6. The silver '71 that went RNM is better described as a survivor. I say that based on comments by the seller. IMHO it was never really a "driver" in the daily driver sense. Only 12K miles from 1971 to 1975, and it must have been parked for winters, being a Canadian car from Ontario where roads are heavily sanded and salted. I was still very surprised that it was bid to $98K and still did not sell considering the lack of detailing. I much prefer a well restored to original car, like the current one up from @CW240Z72 over a survivor any day of the week. Although I'm a little biased as I'm restoring my own right now. Lol
  7. Here's one to watch, look familiar. https://bringatrailer.com/listing/1971-datsun-240z-209/
  8. My 7/70, engine number L24-010178, came with one of the the brazed oil pans.
  9. I know this is a restored example but if you haven't already you should check out the build discussion for @jayhawk's '73. It's absolutely beautiful.
  10. I used a 3D parametric cad software package called Solid Edge, made by Siemens. This is actually only the 3D model, it looks like a drawing because I imported a scaled image of the chassis from my 1970 FSM and inserted it as the background to build the model on. Still had to a lot of measuring off my car and the parts I have from Klassic Fab, but it's good to have the FSM drawing to confirm the main datums.
  11. Great job, I did similar work to my fronts a few years ago but not quite to this level. It's very satisfying to see the end result after all of the effort it takes. So much nicer to use original parts and not just replace with reproductions.
  12. In case you might be interested, here is how I plan to make a rolling support frame for my shell using Unistrut. I'm using the same mounting points as you did. Hopefully I will be assembling it in a couple of weeks. Thanks for the inspiration, I will be posting the end result in my own resto thread.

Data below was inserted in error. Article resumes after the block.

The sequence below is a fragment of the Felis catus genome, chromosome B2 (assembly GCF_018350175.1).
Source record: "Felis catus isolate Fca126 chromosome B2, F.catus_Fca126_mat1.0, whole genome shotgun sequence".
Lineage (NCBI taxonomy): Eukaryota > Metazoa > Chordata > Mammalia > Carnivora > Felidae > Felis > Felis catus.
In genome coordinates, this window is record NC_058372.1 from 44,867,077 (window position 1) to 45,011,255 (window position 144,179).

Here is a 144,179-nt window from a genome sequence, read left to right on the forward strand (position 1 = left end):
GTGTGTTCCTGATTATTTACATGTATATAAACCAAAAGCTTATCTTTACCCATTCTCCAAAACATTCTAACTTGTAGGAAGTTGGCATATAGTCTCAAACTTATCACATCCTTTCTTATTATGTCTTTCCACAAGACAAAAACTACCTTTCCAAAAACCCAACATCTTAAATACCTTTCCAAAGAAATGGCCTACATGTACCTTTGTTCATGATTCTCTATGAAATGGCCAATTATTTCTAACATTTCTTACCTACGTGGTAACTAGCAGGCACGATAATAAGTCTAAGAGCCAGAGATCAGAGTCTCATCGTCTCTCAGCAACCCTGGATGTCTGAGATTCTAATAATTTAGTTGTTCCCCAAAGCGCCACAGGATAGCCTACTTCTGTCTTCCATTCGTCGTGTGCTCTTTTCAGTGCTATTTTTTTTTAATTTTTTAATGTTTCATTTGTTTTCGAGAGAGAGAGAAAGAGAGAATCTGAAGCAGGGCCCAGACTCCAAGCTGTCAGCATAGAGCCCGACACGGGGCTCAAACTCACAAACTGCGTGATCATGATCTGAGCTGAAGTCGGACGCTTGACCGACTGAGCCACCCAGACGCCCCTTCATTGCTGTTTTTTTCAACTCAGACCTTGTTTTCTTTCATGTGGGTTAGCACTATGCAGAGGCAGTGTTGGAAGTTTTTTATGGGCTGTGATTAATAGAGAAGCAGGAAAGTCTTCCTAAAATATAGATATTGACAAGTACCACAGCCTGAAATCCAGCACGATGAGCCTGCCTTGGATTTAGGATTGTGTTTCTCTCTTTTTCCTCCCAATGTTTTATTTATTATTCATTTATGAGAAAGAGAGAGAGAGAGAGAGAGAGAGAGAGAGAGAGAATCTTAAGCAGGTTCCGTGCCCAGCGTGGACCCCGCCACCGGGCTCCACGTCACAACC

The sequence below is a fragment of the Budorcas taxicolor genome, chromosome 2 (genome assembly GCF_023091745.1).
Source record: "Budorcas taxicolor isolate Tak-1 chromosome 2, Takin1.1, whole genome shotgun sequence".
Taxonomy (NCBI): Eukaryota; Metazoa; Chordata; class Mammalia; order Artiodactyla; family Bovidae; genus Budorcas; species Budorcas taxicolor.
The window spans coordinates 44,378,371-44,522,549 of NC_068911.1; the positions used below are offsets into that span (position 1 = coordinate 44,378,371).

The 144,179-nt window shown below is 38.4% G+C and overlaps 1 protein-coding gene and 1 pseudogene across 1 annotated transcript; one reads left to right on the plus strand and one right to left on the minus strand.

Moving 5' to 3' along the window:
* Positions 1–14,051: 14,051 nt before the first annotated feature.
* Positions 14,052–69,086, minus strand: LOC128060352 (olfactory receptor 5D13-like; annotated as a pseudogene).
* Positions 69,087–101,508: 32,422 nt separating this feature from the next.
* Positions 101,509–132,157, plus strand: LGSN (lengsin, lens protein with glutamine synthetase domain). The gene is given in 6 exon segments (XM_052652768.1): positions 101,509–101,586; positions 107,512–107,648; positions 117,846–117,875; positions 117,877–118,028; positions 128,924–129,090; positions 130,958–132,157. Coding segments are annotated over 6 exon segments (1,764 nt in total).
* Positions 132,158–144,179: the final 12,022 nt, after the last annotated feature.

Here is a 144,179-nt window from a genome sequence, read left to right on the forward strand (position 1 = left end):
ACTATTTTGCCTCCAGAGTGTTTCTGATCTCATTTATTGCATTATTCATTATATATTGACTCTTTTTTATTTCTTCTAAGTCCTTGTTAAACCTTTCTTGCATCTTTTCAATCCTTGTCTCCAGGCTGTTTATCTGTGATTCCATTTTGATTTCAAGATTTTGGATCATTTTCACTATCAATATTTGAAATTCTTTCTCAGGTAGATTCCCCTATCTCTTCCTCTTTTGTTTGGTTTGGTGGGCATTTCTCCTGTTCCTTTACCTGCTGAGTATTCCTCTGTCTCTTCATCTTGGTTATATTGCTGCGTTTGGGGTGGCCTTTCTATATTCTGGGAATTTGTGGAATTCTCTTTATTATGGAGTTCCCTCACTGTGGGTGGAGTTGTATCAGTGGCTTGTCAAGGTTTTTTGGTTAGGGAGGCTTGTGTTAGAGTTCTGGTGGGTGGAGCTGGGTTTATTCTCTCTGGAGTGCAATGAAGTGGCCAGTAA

13. This might help from the 1973 JDM parts book, early circled in blue, 1973 circled in red. I would assume it was the same for North America. It's not shown very clearly in the N.A. parts book.
  14. It seems to be a 1973 thing, here is a picture from a BaT auction of a 1973. Pic #206 from here: https://bringatrailer.com/listing/1973-datsun-240z-169/ And here's my 1970,
  15. Since I now have both, here is a set of pictures comparing Klassic Fab rails with Zedd Findings. Both appear very good, but the KF rails are definitely much closer to original, at least when compared to the rails on my 1970. The ZF rails are more of a "universal' fit for 240/260/280, as they are formed, they are very straight. The KF rails I received have a little waviness to the lower horizontal flange, but it's not a show stopper. Regarding the shape of the rail near the rad support, I only just now noticed that in addition to the width being narrowed, the height is actually shorter as well. You can see this clearly in the pictures.
×
×
  • Create New...

Important Information

By using this site, you agree to our Privacy Policy and Guidelines. We have placed cookies on your device to help make this website better. You can adjust your cookie settings, otherwise we'll assume you're okay to continue.